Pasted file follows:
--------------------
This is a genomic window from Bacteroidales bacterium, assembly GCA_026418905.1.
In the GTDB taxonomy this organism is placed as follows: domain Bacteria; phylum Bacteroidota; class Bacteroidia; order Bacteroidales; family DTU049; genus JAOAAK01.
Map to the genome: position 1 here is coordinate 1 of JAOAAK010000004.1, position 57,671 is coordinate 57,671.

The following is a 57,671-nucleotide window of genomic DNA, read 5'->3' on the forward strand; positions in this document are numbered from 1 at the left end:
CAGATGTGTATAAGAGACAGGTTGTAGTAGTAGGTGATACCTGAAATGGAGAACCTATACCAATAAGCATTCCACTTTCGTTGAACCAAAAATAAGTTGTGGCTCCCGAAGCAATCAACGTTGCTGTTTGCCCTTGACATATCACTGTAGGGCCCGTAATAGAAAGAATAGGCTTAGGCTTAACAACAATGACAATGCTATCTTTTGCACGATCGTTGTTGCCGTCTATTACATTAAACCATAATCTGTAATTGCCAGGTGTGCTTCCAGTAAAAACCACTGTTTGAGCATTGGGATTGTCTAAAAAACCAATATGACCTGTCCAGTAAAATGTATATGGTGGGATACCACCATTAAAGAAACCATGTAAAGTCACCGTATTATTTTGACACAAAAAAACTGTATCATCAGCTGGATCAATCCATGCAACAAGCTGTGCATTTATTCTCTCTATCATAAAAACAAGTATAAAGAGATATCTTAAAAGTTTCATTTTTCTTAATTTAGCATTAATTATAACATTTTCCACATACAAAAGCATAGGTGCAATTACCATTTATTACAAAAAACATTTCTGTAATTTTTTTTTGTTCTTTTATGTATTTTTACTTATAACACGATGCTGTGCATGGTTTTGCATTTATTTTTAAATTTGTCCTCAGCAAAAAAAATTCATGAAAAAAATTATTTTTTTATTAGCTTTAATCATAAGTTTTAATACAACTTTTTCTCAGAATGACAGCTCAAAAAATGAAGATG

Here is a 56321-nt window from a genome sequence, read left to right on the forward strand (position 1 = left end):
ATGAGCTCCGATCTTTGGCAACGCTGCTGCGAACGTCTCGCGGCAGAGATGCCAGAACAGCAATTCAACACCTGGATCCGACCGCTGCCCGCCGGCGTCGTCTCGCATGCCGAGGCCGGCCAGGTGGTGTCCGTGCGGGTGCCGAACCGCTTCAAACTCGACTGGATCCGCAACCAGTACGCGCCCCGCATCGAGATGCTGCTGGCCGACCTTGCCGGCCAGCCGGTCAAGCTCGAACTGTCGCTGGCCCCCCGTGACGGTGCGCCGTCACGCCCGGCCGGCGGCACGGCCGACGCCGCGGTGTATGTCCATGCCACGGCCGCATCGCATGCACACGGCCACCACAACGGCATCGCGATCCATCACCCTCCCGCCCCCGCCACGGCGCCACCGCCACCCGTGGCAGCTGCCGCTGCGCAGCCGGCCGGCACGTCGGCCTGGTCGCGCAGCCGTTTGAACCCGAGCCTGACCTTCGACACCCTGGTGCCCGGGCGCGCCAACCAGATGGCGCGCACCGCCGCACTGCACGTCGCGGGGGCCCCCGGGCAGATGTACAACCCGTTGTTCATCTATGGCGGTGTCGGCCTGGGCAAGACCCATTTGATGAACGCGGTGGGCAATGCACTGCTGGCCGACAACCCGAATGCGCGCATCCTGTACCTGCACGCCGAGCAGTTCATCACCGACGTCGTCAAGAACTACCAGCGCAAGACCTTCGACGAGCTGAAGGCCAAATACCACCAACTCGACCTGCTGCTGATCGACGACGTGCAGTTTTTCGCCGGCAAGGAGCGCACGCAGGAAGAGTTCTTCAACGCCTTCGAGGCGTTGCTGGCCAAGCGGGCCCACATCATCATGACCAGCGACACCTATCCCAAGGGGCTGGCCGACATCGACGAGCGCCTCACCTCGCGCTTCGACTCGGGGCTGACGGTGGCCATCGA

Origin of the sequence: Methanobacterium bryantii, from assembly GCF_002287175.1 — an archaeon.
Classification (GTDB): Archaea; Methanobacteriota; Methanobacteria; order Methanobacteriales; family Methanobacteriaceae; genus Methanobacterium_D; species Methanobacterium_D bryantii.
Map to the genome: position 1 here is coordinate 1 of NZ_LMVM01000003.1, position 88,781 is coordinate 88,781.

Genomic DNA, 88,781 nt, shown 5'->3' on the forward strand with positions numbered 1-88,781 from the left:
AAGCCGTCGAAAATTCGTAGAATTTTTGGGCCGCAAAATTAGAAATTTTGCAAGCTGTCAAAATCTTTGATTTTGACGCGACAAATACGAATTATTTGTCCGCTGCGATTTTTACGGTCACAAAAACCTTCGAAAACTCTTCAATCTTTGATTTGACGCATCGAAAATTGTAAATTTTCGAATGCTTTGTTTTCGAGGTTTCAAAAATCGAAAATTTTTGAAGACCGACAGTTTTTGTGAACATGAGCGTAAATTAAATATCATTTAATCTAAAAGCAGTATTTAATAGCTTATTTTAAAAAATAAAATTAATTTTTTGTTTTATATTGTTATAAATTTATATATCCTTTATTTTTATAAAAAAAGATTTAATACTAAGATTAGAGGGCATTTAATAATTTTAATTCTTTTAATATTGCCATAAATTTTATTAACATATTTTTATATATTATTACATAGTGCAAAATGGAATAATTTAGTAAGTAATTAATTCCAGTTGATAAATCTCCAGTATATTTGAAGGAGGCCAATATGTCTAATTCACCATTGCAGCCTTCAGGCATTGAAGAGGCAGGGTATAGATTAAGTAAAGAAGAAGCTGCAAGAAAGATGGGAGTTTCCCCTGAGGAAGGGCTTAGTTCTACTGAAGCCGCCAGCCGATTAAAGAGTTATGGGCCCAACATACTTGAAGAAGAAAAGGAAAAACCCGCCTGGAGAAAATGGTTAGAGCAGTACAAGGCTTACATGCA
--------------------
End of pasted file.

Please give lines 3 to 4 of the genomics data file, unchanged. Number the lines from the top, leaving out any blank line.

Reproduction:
Map to the genome: position 1 here is coordinate 1 of JAOAAK010000004.1, position 57,671 is coordinate 57,671.

The following is a 57,671-nucleotide window of genomic DNA, read 5'->3' on the forward strand; positions in this document are numbered from 1 at the left end: